As police cleared the ground, fans wandered around aimlessly, their red-and-white scarves draped around their necks. Huge sections of the toughened steel barrier had been ripped away. Another part was bent out of shape like a pipe cleaner.

"Anybody whose chest was against that barrier would have been lucky to survive," said Dr. Bill Eastwood, consultant safety engineer for the Sheffield Wednesday club, which regularly plays at Hillsborough.

"It was a steel tube bent like a banana and assuming the person was 18 inches wide, there would have been 600 pounds of pressure on his chest."

Roger Taylor, chairman of Britain’s Football Association, said fans without tickets were allowed to approach turnstiles freely.

"When that happens at matches like this where demand for tickets far exceeds supply, you’re going to get a severe crushing at the turnstiles. That appears to have happened but no gates were broken down. They were opened. But I don’t know what took that decision."

As a full investigation was launched into one of Europe’s worst sporting tragedies, one of Britain’s top soccer officials summed up the feelings of a nation.

"I am deeply sorry that the day has ended this way," said English Football Association chief executive Graham Kelly. "We had six minutes of football and 1 1/2 hours of absolute bedlam."

Continue reading Reply from Ken Dilanian of the Philadelphia Inquirer

Please check your facts and tell the truth

To: Ken Dilanian kdilanian@fastwebnet.it.
Amanda Bennett (Editor) abennett@phillynews.com

This is an open note to the author of an article published on the website of an American newspaper today, and also to its editor and hopefully its readership.

On Monday October 17th 2005, an article published on the website of the Philadelphia National Inquirer made reference to the Hillsborough Disaster. Unfortunately the writer of the article failed to make any efforts to check the details of the disaster before publishing his story. The story can be found at: http://www.philly.com/mld/philly/news/breaking_news/12920688.htm. Unfortunately there is a requirement to register before reading the full article.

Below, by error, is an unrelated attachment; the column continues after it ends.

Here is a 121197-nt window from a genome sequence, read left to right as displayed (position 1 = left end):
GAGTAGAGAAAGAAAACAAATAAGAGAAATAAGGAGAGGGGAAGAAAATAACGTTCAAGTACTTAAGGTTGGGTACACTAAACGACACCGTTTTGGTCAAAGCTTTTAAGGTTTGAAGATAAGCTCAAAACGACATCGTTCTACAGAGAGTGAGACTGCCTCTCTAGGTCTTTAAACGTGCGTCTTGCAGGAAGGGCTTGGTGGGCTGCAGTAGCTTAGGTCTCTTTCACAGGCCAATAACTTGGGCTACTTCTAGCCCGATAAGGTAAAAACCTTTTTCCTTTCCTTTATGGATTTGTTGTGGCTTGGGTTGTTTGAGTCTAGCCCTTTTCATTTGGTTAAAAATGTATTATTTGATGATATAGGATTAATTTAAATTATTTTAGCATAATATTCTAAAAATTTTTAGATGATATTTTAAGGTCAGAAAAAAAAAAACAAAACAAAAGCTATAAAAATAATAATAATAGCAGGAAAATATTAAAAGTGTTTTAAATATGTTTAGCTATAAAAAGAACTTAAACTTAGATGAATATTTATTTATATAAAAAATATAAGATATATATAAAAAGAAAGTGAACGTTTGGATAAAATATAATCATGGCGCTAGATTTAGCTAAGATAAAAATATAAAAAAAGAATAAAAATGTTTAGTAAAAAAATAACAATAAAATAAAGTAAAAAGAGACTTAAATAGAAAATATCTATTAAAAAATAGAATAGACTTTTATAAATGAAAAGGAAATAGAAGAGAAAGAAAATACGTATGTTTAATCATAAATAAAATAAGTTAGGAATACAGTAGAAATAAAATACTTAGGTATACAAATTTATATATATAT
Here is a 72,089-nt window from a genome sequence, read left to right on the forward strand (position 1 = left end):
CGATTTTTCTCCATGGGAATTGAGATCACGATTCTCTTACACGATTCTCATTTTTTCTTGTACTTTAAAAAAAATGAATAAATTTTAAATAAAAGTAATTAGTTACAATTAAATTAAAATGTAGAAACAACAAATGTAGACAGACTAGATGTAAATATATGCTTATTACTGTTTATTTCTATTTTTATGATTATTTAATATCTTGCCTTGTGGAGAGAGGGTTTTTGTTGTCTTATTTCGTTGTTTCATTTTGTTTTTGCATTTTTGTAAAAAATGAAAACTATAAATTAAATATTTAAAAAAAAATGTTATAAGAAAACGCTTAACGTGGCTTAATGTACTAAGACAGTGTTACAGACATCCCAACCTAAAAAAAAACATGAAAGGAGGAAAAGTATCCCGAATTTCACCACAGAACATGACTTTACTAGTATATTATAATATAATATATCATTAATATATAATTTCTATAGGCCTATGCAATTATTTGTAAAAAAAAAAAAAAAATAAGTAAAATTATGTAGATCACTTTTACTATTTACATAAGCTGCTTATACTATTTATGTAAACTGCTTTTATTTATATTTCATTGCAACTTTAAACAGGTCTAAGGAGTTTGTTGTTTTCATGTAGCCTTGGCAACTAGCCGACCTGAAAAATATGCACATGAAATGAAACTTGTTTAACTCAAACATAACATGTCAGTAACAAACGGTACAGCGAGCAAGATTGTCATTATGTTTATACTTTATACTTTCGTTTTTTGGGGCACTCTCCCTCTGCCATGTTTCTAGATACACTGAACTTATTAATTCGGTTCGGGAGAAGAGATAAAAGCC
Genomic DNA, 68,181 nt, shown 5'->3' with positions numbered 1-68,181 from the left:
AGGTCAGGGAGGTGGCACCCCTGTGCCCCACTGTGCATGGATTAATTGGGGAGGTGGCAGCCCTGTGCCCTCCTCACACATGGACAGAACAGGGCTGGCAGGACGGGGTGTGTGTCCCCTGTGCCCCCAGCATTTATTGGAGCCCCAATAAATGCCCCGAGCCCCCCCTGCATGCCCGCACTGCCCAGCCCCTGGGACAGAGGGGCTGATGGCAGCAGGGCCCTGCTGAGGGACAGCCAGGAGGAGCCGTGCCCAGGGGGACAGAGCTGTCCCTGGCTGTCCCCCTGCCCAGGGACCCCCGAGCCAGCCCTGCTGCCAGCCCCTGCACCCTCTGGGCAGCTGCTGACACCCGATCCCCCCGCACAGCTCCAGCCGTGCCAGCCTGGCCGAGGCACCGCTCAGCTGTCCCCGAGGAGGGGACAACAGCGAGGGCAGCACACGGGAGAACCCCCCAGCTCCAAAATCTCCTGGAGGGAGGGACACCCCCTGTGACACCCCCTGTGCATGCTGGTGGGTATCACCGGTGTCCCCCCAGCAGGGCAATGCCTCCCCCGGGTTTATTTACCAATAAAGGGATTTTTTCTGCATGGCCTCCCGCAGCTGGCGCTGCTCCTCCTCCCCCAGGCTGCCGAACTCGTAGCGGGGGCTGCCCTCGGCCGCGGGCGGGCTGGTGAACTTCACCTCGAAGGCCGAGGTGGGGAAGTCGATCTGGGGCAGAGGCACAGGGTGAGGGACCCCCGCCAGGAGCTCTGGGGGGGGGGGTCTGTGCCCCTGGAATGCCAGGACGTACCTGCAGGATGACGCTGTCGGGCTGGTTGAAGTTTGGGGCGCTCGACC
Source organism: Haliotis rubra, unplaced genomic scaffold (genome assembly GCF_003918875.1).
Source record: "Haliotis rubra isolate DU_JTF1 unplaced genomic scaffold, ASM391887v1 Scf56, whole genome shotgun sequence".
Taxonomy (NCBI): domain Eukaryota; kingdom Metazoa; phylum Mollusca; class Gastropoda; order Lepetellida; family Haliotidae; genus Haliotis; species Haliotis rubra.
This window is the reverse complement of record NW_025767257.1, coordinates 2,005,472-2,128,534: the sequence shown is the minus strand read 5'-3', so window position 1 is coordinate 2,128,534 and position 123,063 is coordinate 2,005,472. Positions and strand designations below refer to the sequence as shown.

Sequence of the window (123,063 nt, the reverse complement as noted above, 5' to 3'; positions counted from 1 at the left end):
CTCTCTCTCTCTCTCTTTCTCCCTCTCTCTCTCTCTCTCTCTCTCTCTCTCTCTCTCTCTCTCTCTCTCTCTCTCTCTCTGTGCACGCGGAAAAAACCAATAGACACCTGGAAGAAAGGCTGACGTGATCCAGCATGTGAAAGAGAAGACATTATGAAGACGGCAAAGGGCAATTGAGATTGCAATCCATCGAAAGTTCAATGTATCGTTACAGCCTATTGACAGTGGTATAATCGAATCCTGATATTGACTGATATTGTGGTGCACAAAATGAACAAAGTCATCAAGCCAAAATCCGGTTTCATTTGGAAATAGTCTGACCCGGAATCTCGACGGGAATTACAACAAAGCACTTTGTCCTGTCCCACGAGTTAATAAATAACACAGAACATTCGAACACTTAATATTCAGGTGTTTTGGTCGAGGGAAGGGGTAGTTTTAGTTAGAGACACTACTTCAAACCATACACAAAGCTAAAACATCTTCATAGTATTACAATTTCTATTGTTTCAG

The article itself, headlined, “Italy calls penalty on violent soccer fans, ” was a report on changes in Italian law which will see stiffer penalties imposed on Italian hooligans, in the wake of the scenes at the Champions League fixture between Inter Milan and AC Milan last season. The article also talked about other problems in the game of football in Italy, including racist chants, regular missile throwing and even bribery allegations.

The reporter, Inquirer Staff Writer Ken Dilanian, then went on to imply that the deaths of 96 Liverpool supporters in 1989 at the Hillsborough disaster were caused by violence. The article also reports incorrectly the actual number of supporters that died in the tragedy.

To quote the article: “Italian football was not always so marred by violence: In the 1980s, British fans were the problem.

“In 1985, 39 supporters of Italian club Juventus were crushed and killed during a stadium stampede in Brussels, Belgium, as they fled marauding Liverpool fans. But after a 1989 disaster at which 93 Liverpool backers were killed during a match with another English team, the British government cracked down by improving stadium security and banning violent fans.”

Mr Dilanian seems to be unaware that the 96 fans that died (as opposed to the 93 he mentions) did so because of events that were not related to violence. A number of factors led to those deaths, none of which involved violence. Much has been written about how the poor planning of the event and the actions of senior members of the police force in charge that day were responsible for the deaths. Mr Dilanian seems to have been unable to find a moment to check those facts before allowing his story to be published.